Frequently asked questions

1. What issues can I mediate?

You may mediate any issue you both agree needs discussing including:

a) Who will petition for divorce and on what grounds.
b) What and when to tell the children.
c) How to share the assets and the liabilities such as the family home, pensions, credit card debts and   outstanding loans.
d) What child support should be paid.
e) What spousal support should be paid.
f) What are the arrangements for the children.
g) Where should the children spend their holidays including any special religious events like Christmas

2. Do I need a solicitor?

We do advise that during mediation you consult a solicitor. They will advise you on what you may expect if your case goes to court. This helps you negotiate your settlement and provides valuable input to allow you to make informed decisions. The mediator will advise you when seeing a solicitor may be of help.


3. Can I get Legal Aid for mediation?

You may be entitled to legal aid for mediation. The below government website will allow you to check if you are eligible for free mediation and find you a service that offers this work in your area.
https://www.gov.uk/legal-aid


4. What is the divorce process and can you handle my divorce for me?

The divorce process in England and Wales is fully explained in the website below. This government website will take you, step by step, through the stages and documents you require. During mediation we do not fill in the relevant forms. You will need to do this yourself or employ a solicitor to do this. You may download these documents from the website.

https://www.gov.uk/divorce

Mediation will allow you to sort out any issues you and your ex-partner have to be able to submit your own divorce papers. Where you need to submit extra orders, for example for Spousal Support, we can provide a solicitor who can take your final mediated agreements and turn them in to the relevant court documents.


5. Is mediation for me?

Mediation is based on several strongly held beliefs:

  1. You know what is best for you.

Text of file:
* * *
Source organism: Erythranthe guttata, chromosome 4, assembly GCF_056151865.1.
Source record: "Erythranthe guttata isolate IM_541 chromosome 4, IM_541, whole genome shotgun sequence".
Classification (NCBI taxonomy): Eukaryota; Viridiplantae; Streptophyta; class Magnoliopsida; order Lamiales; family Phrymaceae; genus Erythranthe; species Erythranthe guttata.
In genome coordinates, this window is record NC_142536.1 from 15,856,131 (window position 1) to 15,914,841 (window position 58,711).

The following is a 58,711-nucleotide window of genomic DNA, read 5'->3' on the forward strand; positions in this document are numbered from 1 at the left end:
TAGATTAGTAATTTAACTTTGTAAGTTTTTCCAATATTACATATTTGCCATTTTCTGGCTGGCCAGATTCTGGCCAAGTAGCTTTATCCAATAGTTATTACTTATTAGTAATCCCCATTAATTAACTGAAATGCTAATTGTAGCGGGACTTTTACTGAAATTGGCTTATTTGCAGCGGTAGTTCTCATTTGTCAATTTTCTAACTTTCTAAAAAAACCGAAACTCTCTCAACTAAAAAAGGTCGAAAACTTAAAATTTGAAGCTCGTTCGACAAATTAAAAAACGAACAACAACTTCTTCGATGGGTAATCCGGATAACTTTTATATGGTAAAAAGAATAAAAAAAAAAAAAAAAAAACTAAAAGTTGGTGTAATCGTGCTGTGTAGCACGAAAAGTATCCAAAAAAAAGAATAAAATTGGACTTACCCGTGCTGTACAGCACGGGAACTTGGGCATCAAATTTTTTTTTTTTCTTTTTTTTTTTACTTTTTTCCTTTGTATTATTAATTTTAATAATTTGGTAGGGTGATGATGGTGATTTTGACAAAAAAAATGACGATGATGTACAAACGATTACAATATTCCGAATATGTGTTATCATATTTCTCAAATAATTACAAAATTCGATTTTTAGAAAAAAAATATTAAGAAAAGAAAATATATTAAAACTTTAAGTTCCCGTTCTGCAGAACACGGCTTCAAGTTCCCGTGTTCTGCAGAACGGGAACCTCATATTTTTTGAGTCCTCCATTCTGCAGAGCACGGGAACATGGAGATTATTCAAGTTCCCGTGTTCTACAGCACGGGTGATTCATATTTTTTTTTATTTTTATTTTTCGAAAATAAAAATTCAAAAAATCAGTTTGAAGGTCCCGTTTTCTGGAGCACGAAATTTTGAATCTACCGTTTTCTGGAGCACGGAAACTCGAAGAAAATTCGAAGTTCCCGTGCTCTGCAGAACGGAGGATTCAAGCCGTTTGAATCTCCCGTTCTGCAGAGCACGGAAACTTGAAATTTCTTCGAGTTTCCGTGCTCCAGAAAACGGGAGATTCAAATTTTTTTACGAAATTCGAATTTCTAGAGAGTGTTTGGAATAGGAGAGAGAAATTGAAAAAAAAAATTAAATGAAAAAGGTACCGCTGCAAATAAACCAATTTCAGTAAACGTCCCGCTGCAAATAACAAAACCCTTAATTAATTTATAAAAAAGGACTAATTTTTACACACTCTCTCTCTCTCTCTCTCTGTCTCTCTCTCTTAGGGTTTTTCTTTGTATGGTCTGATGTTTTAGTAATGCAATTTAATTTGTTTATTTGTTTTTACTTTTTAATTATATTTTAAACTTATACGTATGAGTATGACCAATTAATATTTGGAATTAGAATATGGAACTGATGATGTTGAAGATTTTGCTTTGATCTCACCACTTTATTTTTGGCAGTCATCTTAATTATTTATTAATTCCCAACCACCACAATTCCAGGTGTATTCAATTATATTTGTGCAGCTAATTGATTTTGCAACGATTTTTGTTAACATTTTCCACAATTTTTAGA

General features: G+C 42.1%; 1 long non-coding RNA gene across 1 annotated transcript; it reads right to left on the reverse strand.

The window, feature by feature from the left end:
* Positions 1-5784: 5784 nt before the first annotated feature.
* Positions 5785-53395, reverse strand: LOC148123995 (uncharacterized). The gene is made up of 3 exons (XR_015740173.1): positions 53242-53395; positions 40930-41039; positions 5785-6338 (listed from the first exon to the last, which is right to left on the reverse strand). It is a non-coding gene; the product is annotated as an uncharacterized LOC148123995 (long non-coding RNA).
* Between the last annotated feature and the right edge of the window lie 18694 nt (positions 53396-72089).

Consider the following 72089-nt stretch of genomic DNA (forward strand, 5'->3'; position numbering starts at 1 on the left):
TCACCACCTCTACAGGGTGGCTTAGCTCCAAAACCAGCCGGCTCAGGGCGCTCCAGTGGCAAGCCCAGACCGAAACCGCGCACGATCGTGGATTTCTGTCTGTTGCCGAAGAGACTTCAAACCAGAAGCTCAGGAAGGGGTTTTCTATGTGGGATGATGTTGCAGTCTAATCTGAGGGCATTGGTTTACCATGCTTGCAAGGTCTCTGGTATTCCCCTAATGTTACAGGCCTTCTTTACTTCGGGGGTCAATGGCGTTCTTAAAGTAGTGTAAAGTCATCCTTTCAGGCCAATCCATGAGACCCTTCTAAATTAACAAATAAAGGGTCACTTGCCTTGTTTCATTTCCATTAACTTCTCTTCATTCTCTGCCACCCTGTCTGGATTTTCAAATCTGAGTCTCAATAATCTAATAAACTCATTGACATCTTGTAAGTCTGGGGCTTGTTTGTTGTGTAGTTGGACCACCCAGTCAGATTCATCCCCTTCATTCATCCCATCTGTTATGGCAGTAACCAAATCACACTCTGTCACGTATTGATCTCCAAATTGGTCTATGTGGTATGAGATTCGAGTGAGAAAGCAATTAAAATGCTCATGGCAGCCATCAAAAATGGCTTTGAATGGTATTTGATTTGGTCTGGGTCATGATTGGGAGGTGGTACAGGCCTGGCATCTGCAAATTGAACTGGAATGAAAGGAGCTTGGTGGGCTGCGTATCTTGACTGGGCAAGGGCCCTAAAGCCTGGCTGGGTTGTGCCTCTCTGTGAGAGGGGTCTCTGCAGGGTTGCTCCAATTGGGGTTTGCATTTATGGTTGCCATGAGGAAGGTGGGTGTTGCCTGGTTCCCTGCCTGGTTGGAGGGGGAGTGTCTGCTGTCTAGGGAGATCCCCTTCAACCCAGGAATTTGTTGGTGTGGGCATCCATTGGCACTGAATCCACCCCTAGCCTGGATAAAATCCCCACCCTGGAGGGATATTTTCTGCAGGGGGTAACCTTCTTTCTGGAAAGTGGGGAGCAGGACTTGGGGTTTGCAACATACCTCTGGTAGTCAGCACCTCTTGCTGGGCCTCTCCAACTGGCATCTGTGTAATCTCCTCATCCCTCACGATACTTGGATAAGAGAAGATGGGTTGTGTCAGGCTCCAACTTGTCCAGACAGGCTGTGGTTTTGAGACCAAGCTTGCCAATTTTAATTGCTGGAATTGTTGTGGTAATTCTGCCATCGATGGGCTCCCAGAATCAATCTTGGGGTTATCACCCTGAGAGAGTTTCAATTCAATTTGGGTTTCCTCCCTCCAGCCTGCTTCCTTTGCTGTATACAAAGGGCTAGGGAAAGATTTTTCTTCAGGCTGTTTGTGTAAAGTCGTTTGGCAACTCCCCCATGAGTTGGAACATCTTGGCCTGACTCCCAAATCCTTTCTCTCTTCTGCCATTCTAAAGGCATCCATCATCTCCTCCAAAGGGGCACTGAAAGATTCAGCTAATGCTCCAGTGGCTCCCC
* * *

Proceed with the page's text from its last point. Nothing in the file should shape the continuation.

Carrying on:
2. You know what is best for your children.
  3. You know what you consider to be fair.
  4. You have children and you want their welfare and well-being to underpin your future relationship with your ex-partner. You would like to be able to discuss their needs together in the future.

Mediation is suitable for you if you can take control of the decisions that you need to make.

The mediator will steer you through your conflict and ensure you can have the means to make your decisions, but they will not provide you with the answers as to what is fair, what should happen and what you should do. The mediator is independent and will not be able to give either of you advice.

During mediation a solicitor can advise you of your rights and what may happen if you went to court, but you need to be able to provide these answers in the mediation room on your own.

Mediation does not provide a place to explore your past relationship. It provides the place for you to plan your future life apart - so you may get on with that life.


6. What do I need to mediate?

In order to mediate both you and your ex-partner must be Willing To Mediate. 

Once mediation has started, you may need a range of information to allow you to make informed decisions. All your information needs will be discussed during the mediation. The mediator can signpost you to many people who will be able to help you gather the information you need – such as Estate Agents, Financial Advisors, Contact Centres etc. Each mediation session will provide you with a document showing all the information required for the next session. You do not need to bring any information to your first meeting – the Mediation and Information Assessment Meeting (MIAM).


7. What is a C100, Form A and FM1 form and can you provide it?

The government wishes all parties involved in divorce and separation and/or child contact arrangements to understand what mediation is and whether it can be suitable for them.

Any party who wishes to pursue family matters through the court must have a form signed by a suitably qualified mediator, a C100 for children matters and Form A for financial matters, to show they have taken part in this process.

This form can be signed if your ex-partner is not prepared to mediate or, you attend a Mediation Information and Assessment Meeting (MIAM) to understand what mediation can offer.

Providing a signed copy of the form is part of our service.


8. Do we have to sit in the same room in mediation?

Often couples find the thought of sitting in the same room too stressful or difficult. There is the option of sitting in separate rooms and the mediator 'shuttles' between you.  This can often be helpful if there are allegations or domestic violence.


9. Will the mediator provide advice?

A mediator is completely impartial. Their role is to provide information, facilitate your discussions and manage the process in an even handed way.   Mediators do not provide advice, you will be expected to gain legal or financial advice throughout the process of mediation. to make sure any discussions or agreements are enforceable and something a court would order.


10. Is mediation legally binding?

The discussions and any agreements you achieve in mediation are legally privileged to give you the opportunity to explore options without being held to them or evidence used in court. If you reach agreement we provide you with documentation to take to a solicitor.